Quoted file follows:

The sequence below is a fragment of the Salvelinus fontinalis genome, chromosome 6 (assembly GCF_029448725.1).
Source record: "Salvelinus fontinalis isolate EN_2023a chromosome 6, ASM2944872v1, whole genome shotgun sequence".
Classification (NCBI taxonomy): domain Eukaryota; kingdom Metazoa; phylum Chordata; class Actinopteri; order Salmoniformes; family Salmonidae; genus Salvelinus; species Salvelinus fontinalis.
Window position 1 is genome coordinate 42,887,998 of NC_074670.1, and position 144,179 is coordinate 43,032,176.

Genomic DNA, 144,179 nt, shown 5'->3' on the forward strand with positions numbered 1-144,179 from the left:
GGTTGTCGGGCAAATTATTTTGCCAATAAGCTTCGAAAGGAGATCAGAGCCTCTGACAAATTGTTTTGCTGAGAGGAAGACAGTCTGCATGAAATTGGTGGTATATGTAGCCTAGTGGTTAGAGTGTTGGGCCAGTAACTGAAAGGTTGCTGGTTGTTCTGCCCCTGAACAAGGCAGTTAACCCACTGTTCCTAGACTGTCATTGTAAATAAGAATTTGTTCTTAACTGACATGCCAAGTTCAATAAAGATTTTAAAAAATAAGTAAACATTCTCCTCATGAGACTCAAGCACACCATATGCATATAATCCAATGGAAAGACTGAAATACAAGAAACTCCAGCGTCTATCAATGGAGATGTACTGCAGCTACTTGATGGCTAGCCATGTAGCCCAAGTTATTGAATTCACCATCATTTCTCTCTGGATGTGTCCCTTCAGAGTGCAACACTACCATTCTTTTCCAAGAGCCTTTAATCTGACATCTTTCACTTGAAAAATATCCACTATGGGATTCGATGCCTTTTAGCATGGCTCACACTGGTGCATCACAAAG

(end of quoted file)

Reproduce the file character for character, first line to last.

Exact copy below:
The sequence below is a fragment of the Salvelinus fontinalis genome, chromosome 6 (assembly GCF_029448725.1).
Source record: "Salvelinus fontinalis isolate EN_2023a chromosome 6, ASM2944872v1, whole genome shotgun sequence".
Classification (NCBI taxonomy): domain Eukaryota; kingdom Metazoa; phylum Chordata; class Actinopteri; order Salmoniformes; family Salmonidae; genus Salvelinus; species Salvelinus fontinalis.
Window position 1 is genome coordinate 42,887,998 of NC_074670.1, and position 144,179 is coordinate 43,032,176.

Genomic DNA, 144,179 nt, shown 5'->3' on the forward strand with positions numbered 1-144,179 from the left:
GGTTGTCGGGCAAATTATTTTGCCAATAAGCTTCGAAAGGAGATCAGAGCCTCTGACAAATTGTTTTGCTGAGAGGAAGACAGTCTGCATGAAATTGGTGGTATATGTAGCCTAGTGGTTAGAGTGTTGGGCCAGTAACTGAAAGGTTGCTGGTTGTTCTGCCCCTGAACAAGGCAGTTAACCCACTGTTCCTAGACTGTCATTGTAAATAAGAATTTGTTCTTAACTGACATGCCAAGTTCAATAAAGATTTTAAAAAATAAGTAAACATTCTCCTCATGAGACTCAAGCACACCATATGCATATAATCCAATGGAAAGACTGAAATACAAGAAACTCCAGCGTCTATCAATGGAGATGTACTGCAGCTACTTGATGGCTAGCCATGTAGCCCAAGTTATTGAATTCACCATCATTTCTCTCTGGATGTGTCCCTTCAGAGTGCAACACTACCATTCTTTTCCAAGAGCCTTTAATCTGACATCTTTCACTTGAAAAATATCCACTATGGGATTCGATGCCTTTTAGCATGGCTCACACTGGTGCATCACAAAG